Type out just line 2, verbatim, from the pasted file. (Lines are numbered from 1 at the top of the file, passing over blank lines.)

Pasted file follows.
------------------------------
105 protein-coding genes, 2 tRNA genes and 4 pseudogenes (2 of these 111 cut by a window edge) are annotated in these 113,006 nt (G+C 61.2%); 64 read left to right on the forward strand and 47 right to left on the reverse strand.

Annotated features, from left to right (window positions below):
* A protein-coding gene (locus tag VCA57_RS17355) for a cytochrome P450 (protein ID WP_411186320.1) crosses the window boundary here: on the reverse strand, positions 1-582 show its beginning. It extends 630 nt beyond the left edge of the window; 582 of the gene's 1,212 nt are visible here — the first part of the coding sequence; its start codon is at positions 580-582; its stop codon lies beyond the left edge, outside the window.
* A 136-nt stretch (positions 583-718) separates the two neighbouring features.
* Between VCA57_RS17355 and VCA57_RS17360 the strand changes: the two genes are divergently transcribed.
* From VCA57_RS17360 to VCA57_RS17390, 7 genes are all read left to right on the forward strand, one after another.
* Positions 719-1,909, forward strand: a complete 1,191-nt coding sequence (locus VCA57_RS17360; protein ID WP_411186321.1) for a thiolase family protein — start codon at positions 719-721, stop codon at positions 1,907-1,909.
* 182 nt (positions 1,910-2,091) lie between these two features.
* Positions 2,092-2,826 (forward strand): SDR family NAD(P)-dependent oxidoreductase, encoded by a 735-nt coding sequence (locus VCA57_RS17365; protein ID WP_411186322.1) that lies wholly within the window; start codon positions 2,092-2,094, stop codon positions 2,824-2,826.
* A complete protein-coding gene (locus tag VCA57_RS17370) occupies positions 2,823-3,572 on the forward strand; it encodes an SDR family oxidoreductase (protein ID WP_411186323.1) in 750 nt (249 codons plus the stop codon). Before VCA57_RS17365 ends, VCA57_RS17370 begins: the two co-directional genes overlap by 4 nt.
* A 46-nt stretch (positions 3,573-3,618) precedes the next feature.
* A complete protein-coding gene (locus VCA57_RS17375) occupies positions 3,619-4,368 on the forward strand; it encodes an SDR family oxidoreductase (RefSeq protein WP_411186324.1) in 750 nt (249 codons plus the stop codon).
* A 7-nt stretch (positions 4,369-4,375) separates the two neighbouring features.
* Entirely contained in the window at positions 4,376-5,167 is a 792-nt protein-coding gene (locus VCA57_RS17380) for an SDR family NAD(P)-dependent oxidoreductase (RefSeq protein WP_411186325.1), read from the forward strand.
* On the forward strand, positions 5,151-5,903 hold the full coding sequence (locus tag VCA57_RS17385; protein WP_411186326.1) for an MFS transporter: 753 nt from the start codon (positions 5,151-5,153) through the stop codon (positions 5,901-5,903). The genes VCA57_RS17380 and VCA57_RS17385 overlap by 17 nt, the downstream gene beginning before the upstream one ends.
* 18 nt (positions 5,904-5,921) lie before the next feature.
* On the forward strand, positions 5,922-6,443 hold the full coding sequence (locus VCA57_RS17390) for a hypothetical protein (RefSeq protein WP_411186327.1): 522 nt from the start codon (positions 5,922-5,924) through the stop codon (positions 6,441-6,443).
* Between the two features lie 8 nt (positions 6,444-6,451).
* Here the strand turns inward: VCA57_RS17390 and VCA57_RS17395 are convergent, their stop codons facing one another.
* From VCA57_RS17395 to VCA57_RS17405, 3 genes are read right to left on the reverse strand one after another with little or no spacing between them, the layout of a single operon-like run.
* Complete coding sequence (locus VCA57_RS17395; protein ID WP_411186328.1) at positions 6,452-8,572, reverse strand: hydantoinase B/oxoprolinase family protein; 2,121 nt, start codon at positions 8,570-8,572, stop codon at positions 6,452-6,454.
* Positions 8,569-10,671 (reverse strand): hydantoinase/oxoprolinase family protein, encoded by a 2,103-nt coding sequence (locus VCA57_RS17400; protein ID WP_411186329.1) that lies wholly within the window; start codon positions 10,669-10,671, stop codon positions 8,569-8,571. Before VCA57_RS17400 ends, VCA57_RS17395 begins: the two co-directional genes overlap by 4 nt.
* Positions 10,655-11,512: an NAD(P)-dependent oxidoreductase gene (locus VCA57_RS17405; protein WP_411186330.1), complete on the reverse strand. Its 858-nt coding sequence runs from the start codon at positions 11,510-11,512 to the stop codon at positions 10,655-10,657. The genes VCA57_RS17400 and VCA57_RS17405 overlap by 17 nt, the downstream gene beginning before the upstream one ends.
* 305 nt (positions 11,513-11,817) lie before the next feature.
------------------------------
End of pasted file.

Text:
Annotated features, from left to right (window positions below):